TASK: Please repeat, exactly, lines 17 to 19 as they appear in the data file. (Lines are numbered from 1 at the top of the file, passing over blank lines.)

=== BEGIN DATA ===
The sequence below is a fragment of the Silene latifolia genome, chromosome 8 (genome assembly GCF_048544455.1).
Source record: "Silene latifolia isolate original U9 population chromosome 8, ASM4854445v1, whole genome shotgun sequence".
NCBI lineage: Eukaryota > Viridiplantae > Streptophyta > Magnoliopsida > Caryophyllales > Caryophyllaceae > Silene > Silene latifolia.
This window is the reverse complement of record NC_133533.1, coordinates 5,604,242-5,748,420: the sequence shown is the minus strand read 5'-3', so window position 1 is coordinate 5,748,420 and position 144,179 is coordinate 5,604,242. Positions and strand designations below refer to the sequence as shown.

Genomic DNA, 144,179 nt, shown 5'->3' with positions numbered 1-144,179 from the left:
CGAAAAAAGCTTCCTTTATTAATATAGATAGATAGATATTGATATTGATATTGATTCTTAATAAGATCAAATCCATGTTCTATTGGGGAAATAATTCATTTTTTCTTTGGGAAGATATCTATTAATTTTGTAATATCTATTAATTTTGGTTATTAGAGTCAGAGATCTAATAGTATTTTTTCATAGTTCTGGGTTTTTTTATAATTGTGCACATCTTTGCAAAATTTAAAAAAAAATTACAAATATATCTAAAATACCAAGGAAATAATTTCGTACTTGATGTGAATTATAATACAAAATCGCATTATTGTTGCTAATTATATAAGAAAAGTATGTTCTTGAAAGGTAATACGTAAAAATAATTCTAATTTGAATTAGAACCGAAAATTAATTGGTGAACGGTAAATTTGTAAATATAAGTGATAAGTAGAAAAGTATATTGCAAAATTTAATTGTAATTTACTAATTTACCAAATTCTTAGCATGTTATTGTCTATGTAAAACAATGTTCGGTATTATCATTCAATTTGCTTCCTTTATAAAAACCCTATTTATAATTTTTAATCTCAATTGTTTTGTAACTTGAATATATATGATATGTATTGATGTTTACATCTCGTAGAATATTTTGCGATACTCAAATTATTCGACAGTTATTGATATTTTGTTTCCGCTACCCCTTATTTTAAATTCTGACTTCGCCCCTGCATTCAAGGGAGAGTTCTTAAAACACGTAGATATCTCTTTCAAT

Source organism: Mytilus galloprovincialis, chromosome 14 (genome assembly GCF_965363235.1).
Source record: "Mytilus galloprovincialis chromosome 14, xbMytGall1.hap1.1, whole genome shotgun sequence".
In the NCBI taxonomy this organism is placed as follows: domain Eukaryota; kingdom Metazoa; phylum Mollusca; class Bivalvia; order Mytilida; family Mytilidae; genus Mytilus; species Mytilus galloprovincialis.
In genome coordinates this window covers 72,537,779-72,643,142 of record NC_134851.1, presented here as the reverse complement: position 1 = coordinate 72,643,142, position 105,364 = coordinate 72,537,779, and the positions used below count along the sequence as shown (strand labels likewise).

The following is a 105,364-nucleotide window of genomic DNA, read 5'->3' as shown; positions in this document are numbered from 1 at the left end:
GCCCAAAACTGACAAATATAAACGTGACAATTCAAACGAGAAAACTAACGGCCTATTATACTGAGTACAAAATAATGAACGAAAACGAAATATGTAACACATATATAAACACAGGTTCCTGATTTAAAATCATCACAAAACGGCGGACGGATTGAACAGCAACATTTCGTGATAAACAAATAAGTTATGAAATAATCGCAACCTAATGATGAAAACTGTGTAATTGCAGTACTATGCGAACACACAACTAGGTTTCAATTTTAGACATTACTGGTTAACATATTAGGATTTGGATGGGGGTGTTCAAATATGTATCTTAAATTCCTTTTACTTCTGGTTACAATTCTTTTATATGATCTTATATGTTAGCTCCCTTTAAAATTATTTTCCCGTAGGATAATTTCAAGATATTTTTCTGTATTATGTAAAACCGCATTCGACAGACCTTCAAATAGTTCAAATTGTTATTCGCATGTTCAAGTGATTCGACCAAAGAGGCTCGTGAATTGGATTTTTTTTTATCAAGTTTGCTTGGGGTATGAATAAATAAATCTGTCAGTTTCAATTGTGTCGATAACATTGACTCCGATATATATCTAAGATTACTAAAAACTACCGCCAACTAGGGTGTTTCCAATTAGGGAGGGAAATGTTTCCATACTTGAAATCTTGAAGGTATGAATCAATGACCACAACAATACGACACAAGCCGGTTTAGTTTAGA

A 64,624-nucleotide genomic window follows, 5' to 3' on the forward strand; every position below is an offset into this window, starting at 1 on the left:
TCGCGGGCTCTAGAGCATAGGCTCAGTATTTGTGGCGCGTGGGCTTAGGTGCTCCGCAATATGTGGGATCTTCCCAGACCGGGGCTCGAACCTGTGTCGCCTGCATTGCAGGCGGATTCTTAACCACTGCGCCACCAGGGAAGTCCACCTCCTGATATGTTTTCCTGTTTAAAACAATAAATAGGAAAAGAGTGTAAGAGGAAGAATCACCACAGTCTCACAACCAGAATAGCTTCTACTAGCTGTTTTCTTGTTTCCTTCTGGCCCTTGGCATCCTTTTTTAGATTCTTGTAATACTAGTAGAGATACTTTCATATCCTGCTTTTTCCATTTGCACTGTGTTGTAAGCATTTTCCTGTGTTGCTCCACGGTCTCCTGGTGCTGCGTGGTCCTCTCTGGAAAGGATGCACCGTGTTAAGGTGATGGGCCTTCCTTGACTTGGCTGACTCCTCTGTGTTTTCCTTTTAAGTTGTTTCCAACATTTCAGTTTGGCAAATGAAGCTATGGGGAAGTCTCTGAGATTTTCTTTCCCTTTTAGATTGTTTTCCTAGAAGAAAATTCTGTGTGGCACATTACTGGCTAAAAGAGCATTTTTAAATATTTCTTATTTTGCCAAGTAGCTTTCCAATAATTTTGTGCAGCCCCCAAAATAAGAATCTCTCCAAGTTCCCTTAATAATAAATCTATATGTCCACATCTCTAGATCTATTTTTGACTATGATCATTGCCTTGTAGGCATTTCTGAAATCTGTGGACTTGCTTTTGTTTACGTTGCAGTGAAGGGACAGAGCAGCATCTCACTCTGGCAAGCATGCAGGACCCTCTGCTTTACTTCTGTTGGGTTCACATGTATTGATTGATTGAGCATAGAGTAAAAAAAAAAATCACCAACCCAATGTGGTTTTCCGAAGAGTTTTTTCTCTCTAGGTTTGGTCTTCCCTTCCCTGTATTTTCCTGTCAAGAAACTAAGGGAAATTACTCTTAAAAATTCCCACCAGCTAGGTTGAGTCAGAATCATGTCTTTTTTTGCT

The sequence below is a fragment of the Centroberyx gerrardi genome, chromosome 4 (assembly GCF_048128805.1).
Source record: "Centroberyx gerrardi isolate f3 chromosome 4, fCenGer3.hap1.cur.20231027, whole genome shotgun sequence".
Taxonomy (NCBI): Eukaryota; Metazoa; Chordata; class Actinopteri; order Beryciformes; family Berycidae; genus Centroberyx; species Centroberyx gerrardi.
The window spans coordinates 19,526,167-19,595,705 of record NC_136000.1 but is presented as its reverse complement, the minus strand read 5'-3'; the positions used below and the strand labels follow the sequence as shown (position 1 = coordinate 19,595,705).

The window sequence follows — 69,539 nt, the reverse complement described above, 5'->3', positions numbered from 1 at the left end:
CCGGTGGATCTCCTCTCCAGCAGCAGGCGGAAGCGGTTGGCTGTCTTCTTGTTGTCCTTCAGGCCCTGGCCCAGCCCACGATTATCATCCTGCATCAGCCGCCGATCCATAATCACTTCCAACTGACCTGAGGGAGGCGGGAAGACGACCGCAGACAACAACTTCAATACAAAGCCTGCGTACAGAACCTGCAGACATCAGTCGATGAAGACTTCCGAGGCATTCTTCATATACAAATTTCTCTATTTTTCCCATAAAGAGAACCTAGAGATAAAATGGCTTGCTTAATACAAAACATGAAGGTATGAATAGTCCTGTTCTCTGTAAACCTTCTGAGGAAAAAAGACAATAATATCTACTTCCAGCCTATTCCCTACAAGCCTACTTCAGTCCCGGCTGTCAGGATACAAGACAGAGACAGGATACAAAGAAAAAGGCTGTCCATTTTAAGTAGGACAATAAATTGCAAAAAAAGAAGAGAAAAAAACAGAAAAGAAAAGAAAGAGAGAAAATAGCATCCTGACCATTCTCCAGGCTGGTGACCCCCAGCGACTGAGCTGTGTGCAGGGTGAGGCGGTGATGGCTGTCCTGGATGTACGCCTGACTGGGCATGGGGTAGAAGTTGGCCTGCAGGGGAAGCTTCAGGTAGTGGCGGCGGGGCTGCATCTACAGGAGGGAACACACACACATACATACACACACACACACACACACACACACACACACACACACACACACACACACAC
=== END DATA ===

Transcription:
Taxonomy (NCBI): Eukaryota; Metazoa; Chordata; class Actinopteri; order Beryciformes; family Berycidae; genus Centroberyx; species Centroberyx gerrardi.
The window spans coordinates 19,526,167-19,595,705 of record NC_136000.1 but is presented as its reverse complement, the minus strand read 5'-3'; the positions used below and the strand labels follow the sequence as shown (position 1 = coordinate 19,595,705).

The window sequence follows — 69,539 nt, the reverse complement described above, 5'->3', positions numbered from 1 at the left end: